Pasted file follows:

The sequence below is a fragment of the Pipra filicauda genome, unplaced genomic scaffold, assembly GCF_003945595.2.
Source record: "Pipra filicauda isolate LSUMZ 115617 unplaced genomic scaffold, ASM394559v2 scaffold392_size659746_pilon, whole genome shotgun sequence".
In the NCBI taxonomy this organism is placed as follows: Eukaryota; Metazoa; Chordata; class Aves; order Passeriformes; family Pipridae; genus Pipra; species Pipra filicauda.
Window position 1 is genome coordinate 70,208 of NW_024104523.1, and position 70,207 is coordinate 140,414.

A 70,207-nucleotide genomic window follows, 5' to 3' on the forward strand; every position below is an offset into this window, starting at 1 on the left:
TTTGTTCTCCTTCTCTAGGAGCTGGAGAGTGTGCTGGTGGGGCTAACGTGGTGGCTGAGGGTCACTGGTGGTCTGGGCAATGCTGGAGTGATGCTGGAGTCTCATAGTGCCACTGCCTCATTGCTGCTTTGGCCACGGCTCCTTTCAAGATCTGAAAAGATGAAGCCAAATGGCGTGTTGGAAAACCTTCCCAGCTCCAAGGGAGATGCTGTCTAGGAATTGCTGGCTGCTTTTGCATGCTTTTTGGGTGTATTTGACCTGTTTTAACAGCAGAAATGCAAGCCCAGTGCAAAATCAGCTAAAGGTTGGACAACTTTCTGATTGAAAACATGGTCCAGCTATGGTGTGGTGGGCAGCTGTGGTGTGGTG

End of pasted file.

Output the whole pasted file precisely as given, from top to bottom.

The sequence below is a fragment of the Pipra filicauda genome, unplaced genomic scaffold, assembly GCF_003945595.2.
Source record: "Pipra filicauda isolate LSUMZ 115617 unplaced genomic scaffold, ASM394559v2 scaffold392_size659746_pilon, whole genome shotgun sequence".
In the NCBI taxonomy this organism is placed as follows: Eukaryota; Metazoa; Chordata; class Aves; order Passeriformes; family Pipridae; genus Pipra; species Pipra filicauda.
Window position 1 is genome coordinate 70,208 of NW_024104523.1, and position 70,207 is coordinate 140,414.

A 70,207-nucleotide genomic window follows, 5' to 3' on the forward strand; every position below is an offset into this window, starting at 1 on the left:
TTTGTTCTCCTTCTCTAGGAGCTGGAGAGTGTGCTGGTGGGGCTAACGTGGTGGCTGAGGGTCACTGGTGGTCTGGGCAATGCTGGAGTGATGCTGGAGTCTCATAGTGCCACTGCCTCATTGCTGCTTTGGCCACGGCTCCTTTCAAGATCTGAAAAGATGAAGCCAAATGGCGTGTTGGAAAACCTTCCCAGCTCCAAGGGAGATGCTGTCTAGGAATTGCTGGCTGCTTTTGCATGCTTTTTGGGTGTATTTGACCTGTTTTAACAGCAGAAATGCAAGCCCAGTGCAAAATCAGCTAAAGGTTGGACAACTTTCTGATTGAAAACATGGTCCAGCTATGGTGTGGTGGGCAGCTGTGGTGTGGTG